All photos courtesy of Miki Nguyen
As Saigon was about to fall to communist forces in April, 1975, South Vietnamese Air Force helicopter pilot Ba Nguyen (pronounced Win) commandeered a huge CH-47 Chinook. He loaded aboard his family and friends and then headed out to sea. The daring escape and Ba Nguyen's stunning airmanship in getting his family to safety aboard the USS Kirk is detailed in the Oscar-nominated documentary, Last Days in Vietnam.
But there is more to the Nguyen family story as they were able to make a new life in the Seattle area. IN Close producer Enrique Cerna tells us how the Nguyens found their way here, the Bellevue church that helped them start a new life in this new country, and how Ba Nguyen, shortly before his death, was reunited with crew members of the USS Kirk, receiving an Air Medal, the award the U.S. military gives for heroic feats while flying.
Miki Nguyen: Oh, so yeah, I made this box for my dad when he retired from Boeing.
Enrique Cerna: A shirt, shorts, photos and memories...
Miki Nguyen: Very, very special.
Enrique Cerna: Of a courageous father, husband and helicopter pilot...
Miki Nguyen: Hard for me to put into words sometimes.
Enrique Cerna: Who risked everything for his family's freedom.
Miki Nguyen: That's it. This is how we started: with shorts and a shirt and a big dream.
Enrique Cerna: It's a dream that began in crisis. On April 29th, 1975, Saigon was falling to communist North Vietnamese forces. Ba Nguyen, then a South Vietnamese Air Force major, knew it was time to flee the country. He commandeered a CH-47, a huge twin-rotor Chinook, loaded aboard his wife, their three small children and friends. He then headed out toward the Pacific Ocean, not knowing what to expect.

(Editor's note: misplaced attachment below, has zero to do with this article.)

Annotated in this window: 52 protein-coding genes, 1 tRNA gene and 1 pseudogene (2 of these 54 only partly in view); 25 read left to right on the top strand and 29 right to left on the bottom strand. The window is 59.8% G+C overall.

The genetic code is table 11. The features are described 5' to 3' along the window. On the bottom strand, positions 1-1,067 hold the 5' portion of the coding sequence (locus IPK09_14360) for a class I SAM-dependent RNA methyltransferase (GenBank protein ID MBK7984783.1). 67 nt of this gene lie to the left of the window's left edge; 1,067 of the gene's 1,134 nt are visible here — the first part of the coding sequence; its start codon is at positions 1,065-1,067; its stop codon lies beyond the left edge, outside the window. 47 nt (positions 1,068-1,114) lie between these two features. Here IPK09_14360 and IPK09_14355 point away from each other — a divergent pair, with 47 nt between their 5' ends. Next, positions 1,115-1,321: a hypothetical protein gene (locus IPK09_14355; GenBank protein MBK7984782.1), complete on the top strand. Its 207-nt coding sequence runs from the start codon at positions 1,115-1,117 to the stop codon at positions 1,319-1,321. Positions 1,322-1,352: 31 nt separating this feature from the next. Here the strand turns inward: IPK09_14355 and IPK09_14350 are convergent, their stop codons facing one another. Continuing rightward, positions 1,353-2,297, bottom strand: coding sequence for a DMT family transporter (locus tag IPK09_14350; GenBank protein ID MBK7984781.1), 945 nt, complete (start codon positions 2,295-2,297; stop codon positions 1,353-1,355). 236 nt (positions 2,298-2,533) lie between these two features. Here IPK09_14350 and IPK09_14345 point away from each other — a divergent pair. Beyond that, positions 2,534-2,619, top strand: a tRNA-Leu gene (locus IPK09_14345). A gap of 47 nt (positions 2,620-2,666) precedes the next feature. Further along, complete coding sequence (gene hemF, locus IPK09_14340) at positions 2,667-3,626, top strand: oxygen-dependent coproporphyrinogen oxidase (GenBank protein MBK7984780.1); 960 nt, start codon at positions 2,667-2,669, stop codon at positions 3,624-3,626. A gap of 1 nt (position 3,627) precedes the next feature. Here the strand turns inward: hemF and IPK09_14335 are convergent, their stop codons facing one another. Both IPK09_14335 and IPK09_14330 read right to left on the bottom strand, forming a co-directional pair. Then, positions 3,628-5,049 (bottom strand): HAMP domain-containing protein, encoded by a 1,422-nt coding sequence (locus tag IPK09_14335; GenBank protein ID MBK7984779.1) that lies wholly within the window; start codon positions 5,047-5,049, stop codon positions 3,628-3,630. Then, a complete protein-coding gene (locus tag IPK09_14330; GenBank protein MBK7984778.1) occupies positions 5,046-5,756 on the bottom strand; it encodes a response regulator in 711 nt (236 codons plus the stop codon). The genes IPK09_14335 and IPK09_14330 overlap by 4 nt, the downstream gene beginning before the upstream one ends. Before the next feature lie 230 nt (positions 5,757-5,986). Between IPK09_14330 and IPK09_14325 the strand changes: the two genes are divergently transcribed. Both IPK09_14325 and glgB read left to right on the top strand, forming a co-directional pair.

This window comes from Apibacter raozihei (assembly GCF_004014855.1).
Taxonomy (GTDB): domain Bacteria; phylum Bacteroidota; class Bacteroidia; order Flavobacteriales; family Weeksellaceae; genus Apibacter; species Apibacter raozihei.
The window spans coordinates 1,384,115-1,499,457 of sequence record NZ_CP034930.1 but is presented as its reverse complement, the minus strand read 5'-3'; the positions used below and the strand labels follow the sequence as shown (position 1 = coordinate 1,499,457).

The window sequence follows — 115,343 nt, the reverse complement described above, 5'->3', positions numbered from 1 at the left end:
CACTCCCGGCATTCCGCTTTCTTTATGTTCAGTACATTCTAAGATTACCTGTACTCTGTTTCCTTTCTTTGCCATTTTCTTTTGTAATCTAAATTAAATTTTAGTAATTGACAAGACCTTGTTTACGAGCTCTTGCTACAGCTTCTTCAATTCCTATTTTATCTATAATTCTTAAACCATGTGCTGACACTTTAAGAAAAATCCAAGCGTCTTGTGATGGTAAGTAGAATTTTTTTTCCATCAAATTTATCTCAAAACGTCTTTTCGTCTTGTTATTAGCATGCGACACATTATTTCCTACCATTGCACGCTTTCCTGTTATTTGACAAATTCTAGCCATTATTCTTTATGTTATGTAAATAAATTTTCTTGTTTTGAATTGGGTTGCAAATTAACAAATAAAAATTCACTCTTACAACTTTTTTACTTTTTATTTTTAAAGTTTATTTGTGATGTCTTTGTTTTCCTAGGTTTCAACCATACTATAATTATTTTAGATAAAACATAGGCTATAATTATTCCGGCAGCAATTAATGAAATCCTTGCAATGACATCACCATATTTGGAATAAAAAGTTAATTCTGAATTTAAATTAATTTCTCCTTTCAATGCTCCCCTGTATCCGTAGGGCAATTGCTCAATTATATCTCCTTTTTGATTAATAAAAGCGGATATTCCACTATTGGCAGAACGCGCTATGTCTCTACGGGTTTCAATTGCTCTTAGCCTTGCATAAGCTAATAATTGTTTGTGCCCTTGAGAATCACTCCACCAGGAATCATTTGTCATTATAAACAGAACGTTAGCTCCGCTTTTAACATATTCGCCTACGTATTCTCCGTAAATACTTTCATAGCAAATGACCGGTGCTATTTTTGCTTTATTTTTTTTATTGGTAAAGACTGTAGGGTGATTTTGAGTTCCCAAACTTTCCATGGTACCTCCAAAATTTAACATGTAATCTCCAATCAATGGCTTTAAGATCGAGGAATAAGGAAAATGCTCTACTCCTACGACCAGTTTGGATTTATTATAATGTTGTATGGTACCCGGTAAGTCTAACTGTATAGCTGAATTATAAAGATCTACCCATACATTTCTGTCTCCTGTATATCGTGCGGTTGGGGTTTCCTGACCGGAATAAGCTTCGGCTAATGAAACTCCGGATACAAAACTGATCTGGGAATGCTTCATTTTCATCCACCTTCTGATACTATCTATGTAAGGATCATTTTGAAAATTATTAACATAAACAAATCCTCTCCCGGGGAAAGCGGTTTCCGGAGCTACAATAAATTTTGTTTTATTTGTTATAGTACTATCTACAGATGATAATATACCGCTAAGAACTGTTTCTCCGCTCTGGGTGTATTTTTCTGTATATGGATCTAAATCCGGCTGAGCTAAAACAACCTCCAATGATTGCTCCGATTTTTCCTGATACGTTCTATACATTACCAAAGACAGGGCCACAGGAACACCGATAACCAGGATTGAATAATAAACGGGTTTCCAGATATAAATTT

Miki Nguyen: My dad was afraid for not having enough fuel. He was just flying blind, and then he saw a ship out there.
Enrique Cerna: It was the USS Kirk, a Navy destroyer escort. The ship had already taken on refugees from smaller helicopters. But the Chinook was much too big to land on the ship. The crew waved him off, but determined to save his family, Ba Nguyen manuvered the helicopter over the ship's stern so they could jump to the ship. His oldest son, six-year-old Miki, jumped first.
Miki Nguyen: I jumped out, my brother jumped out. My mom was holding my sister.
Nho Nguyen: I thought, oh please god, help me.
Miki Nguyen: With her right hand, holding on with her left to brace herself, [she] just dropped my baby sister.
Nho Nguyen: That I never forget, lucky whole family, and the sailor [made a] really good catch.
Enrique Cerna: The drama was not over. After his family and other passengers made it on to the ship, Ba Nguyen had to get himself out of the Chinook. He flew away from the ship, kept the aircraft hovering just above the water, then somehow got out of his flight suit and jumped into the ocean as the helicopter crashed.